Below is the list of occupational health and safety (OHS) issues for the next three years, put to the Australian Council of Trade Unions and passed, at its Congress on 18 July 2018. Some were expected but others will cause concern, primarily, for business owners. Perhaps the major concern is that these commitments are to be rolled out nationally.
Governments use legislation and the threat of punishment as a deterrent for dangerous actions and poor decision-making. Imposing harsh consequences is hoped to change the behaviour of companies and individuals. Occupational health and safety (OHS) laws are no different with deterrence being used to justify the introduction and enforcement of Industrial Manslaughter laws, for instance.
The Australian Senate’s current inquiry
Barry Naismith of OHSIntros has released his latest independent research report into the status of occupational health and safety (OHS) in Victoria. (Given the inquiry into SafeWorkSA currently occurring in South Australia, I wish that State had an equivalent researcher, for context.) Naismith focusses on WorkSafe Victoria’s aim to address the issue of workplace wellness and asks how such an approach can be enforced?
It is a positive that an OHS regulator is looking at workplace wellness which encapsulates work-related psychological hazards.
Several of the articles in the Safety At Work special edition on Industrial Manslaughter mentioned in a previous post were from a July 2004 Building Trades Unions Conference at which Reverend Fred Nile, Katy Gallagher and John Della Bosca spoke. Below are some of the interesting quotes raised but before we reach them, in August 2004, the Federal Government, through its then Minister for Employment and Workplace Relations, Kevin Andrews, issued a media release saying:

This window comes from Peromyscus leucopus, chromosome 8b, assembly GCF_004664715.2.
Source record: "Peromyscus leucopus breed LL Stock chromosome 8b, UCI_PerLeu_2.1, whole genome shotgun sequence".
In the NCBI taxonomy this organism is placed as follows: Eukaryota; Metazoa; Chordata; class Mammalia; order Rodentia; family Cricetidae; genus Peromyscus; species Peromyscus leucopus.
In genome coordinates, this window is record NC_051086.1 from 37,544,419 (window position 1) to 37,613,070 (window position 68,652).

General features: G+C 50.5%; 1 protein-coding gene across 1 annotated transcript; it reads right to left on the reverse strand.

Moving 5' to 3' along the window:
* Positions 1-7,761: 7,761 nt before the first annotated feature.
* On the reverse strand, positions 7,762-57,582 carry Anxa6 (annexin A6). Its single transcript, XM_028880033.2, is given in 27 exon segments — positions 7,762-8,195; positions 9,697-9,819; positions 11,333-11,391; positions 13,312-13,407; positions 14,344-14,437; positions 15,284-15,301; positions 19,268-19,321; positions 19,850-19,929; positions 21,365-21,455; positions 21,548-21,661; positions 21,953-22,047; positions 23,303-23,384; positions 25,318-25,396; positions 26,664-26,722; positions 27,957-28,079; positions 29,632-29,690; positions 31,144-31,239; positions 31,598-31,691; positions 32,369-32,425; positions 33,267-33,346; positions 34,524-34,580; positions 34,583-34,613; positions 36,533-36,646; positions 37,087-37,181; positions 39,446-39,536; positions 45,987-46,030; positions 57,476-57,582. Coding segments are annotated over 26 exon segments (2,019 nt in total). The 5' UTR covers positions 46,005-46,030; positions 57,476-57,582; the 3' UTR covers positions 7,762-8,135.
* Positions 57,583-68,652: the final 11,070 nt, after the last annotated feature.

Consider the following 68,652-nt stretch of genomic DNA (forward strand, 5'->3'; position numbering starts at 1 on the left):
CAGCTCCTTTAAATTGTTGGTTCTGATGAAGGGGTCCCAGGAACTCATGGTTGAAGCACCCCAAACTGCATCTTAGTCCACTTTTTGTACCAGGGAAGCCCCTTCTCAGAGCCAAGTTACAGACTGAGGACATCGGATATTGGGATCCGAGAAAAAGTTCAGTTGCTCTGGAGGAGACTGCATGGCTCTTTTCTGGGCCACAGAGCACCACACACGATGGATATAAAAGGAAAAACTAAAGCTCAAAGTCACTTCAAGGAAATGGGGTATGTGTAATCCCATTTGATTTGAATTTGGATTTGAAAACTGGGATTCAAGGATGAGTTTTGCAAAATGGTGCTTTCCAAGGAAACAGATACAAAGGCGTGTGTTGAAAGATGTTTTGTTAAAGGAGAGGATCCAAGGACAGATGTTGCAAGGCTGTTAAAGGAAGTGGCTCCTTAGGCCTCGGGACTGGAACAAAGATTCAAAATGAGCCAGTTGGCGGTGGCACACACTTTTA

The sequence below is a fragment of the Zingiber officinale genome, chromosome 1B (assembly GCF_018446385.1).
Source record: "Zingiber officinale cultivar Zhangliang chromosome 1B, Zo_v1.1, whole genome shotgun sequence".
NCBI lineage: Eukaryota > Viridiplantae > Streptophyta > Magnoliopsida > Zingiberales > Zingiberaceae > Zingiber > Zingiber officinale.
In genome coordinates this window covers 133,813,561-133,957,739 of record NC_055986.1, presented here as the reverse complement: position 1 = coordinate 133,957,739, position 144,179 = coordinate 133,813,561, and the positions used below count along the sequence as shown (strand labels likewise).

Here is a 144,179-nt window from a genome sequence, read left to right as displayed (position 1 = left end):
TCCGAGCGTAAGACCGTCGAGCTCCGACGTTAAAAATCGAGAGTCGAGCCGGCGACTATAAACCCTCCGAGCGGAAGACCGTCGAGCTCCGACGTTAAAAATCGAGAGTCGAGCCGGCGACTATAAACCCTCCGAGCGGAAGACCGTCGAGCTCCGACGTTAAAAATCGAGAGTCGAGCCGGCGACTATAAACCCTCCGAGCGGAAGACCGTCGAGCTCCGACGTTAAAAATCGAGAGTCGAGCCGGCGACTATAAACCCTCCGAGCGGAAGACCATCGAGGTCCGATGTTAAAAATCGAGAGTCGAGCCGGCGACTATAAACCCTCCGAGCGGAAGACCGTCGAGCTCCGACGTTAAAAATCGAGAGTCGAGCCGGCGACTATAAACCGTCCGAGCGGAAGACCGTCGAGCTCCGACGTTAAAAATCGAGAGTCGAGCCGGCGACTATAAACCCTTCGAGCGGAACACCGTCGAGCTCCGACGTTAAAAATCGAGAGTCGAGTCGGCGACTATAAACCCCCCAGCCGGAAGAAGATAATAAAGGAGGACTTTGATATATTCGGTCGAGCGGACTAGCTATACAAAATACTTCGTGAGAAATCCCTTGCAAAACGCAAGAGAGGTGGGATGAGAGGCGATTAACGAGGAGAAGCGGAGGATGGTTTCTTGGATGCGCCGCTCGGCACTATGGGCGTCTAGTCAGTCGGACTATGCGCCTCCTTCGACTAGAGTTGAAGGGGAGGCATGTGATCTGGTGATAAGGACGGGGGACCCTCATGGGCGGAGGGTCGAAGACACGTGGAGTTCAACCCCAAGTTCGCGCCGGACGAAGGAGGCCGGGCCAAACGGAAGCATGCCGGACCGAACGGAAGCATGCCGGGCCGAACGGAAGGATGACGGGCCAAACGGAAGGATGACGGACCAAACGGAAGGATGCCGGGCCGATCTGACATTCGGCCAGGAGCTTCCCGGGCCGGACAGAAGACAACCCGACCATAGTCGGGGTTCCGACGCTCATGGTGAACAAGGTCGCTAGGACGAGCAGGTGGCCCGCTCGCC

“This is in stark contrast to the ACT’s punitive industrial manslaughter law which simply places employers and employees in an adversarial workplace setting. Industrial manslaughter laws are unnecessary and can only create uncertainty for employers and employees.”
In 2004, the hottest occupational health and safety (OHS) topic was industrial manslaughter. In Melbourne, there were seminars on the topic that easily topped 200 participants. However it was also a year of confusion and fear, which may have accounted for the good seminar attendance figures.
At that time I was producing an online PDF Magazine and I devoted a whole edition to the topic. Now it is a time capsule of the issues and objections raised at the time which provide a useful context to the current debates. Here is my article on the issue from August 2004, slightly edited with links included, where possible. Continue reading “Industrial Manslaughter and the Big Picture (2004)”